Node.js #Day5: Rest APIs and CRUD with Express.js


What are REST APIs and how to create with Nodejs and Expressjs

In the fifth installment of our Node.js series, we delve into the world of REST APIs and CRUD operations using Express.js. Understanding these concepts is fundamental to building robust web applications. So, let’s embark on this journey to demystify REST, CRUD, and their significance in web development.

Introduction to REST

Credit fro the image

What is REST?

REST API stands for Representational State Transfer Application Programming Interface.

REST, or Representational State Transfer, is an architectural style for designing networked applications. It relies on HTTP requests to post, read, update, and delete data, making it a cornerstone of modern web services.

Why is it called REST?

The term “REST” was coined by Roy Fielding in his doctoral dissertation in 2000. It reflects the fundamental principles of REST, which include stateless communication, client-server architecture, and a uniform interface.

History behind REST standard

The history of REST dates back to Roy Fielding’s Ph.D. dissertation, where he introduced the REST architectural style in 2000. Fielding was one of the principal authors of the HTTP specification (versions 1.0 and 1.1) and played a significant role in shaping the modern web.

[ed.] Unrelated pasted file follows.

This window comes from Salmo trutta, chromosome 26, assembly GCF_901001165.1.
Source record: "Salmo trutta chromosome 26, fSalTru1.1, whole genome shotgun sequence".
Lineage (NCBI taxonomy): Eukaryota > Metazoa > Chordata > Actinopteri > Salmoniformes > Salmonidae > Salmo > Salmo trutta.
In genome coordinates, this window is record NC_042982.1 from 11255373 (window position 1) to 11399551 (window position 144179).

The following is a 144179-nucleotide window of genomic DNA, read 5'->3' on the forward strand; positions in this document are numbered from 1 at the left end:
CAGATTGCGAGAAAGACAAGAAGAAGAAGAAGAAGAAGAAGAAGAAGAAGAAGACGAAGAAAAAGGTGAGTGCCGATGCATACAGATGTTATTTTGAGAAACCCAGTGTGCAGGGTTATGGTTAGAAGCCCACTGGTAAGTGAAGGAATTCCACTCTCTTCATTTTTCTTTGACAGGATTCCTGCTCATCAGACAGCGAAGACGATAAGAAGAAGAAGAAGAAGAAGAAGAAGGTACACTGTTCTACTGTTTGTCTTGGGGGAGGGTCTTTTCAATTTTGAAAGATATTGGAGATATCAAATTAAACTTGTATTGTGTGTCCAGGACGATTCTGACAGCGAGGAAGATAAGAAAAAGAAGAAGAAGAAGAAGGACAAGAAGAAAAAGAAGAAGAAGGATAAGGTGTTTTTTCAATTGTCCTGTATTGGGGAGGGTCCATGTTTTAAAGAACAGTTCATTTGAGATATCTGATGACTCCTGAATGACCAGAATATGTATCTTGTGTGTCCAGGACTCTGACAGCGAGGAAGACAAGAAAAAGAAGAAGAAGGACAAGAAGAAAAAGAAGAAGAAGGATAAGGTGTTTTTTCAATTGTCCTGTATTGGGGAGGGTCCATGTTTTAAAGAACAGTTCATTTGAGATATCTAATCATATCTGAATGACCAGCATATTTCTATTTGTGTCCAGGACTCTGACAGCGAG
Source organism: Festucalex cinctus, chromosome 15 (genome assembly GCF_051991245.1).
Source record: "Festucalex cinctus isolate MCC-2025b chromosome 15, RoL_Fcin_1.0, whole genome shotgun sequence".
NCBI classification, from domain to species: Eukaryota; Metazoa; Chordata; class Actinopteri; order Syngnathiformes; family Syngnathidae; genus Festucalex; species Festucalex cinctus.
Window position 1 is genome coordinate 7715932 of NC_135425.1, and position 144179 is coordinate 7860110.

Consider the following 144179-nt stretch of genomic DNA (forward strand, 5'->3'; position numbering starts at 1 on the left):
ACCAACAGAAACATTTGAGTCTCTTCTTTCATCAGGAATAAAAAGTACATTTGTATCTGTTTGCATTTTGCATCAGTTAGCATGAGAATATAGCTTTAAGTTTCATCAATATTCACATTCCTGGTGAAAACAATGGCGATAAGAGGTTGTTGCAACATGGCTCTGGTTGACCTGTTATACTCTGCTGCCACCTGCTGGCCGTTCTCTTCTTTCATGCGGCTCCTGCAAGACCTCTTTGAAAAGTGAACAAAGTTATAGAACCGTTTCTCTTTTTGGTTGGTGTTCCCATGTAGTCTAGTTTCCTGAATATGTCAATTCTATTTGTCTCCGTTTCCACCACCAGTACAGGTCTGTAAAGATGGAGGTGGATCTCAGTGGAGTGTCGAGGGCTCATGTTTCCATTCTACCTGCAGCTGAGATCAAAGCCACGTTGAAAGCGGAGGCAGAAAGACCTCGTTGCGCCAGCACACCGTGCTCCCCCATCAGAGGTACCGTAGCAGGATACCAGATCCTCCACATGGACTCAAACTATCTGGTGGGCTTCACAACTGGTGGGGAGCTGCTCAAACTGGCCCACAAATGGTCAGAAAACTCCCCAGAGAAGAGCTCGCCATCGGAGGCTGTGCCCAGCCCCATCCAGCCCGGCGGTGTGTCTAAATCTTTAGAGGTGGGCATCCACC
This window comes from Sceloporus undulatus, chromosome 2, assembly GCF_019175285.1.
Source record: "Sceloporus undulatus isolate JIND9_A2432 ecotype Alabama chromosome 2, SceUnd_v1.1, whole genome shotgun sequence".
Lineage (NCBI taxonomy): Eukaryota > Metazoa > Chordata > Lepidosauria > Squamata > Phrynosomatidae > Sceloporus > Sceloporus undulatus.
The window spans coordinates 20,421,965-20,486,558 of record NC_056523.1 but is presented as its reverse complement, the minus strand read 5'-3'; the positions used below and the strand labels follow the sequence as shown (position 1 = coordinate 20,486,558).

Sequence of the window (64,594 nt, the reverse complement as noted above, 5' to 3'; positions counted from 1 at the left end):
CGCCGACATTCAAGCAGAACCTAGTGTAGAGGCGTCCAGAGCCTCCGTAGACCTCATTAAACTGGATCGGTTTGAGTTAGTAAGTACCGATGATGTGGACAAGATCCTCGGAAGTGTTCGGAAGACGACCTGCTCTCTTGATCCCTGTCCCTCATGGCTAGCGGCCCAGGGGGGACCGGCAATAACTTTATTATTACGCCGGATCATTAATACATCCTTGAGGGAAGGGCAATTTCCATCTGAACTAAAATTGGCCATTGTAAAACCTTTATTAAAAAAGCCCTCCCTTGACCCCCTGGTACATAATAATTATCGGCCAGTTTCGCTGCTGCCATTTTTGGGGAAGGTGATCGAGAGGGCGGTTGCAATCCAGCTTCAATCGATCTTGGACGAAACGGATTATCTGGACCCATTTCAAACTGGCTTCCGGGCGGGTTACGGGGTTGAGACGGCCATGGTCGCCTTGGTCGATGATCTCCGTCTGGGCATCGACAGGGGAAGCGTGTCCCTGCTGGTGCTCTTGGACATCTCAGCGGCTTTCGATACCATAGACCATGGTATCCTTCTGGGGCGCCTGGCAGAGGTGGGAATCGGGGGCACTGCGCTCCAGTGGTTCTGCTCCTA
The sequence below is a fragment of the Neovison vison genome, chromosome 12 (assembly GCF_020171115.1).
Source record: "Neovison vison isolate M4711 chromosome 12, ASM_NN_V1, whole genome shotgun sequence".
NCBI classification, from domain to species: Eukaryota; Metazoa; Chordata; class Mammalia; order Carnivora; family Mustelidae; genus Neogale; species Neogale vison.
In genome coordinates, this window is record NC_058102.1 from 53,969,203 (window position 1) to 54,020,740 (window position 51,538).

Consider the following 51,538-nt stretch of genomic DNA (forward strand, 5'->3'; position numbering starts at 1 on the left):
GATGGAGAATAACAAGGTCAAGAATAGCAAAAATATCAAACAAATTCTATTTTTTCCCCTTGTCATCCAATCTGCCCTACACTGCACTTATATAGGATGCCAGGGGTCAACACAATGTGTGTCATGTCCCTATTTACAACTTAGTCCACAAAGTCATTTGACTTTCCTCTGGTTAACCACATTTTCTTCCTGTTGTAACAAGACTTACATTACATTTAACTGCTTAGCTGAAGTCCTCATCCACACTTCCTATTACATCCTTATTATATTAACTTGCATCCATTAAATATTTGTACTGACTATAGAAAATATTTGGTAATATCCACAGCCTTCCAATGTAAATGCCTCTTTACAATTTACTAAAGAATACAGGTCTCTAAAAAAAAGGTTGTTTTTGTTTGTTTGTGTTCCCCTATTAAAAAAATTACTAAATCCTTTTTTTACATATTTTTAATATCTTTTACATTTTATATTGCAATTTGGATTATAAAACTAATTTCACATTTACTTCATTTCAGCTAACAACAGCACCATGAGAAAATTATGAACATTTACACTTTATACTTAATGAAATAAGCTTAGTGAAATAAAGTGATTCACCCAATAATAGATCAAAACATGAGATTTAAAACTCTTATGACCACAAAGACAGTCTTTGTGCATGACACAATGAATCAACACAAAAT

Principles, properties, and constraints of REST

  • Uniform interface. This means we always use HTTP verbs (GET, PUT, POST, DELETE). We always use URIs as our resources. And we always get an HTTP response with a status and a body.
  • Stateless. This means each request is self-descriptive, and has enough context for the server to process that message.
  • Client-server. There has to be clear boundaries between roles of the two two systems. One server, operationally, has to function as the server that is being called, and the other has to function as the one making the requests.
  • Cacheable. Unless denoted, a client can cache any representation. This is possible thanks to the statelessness — every representation is self-descriptive.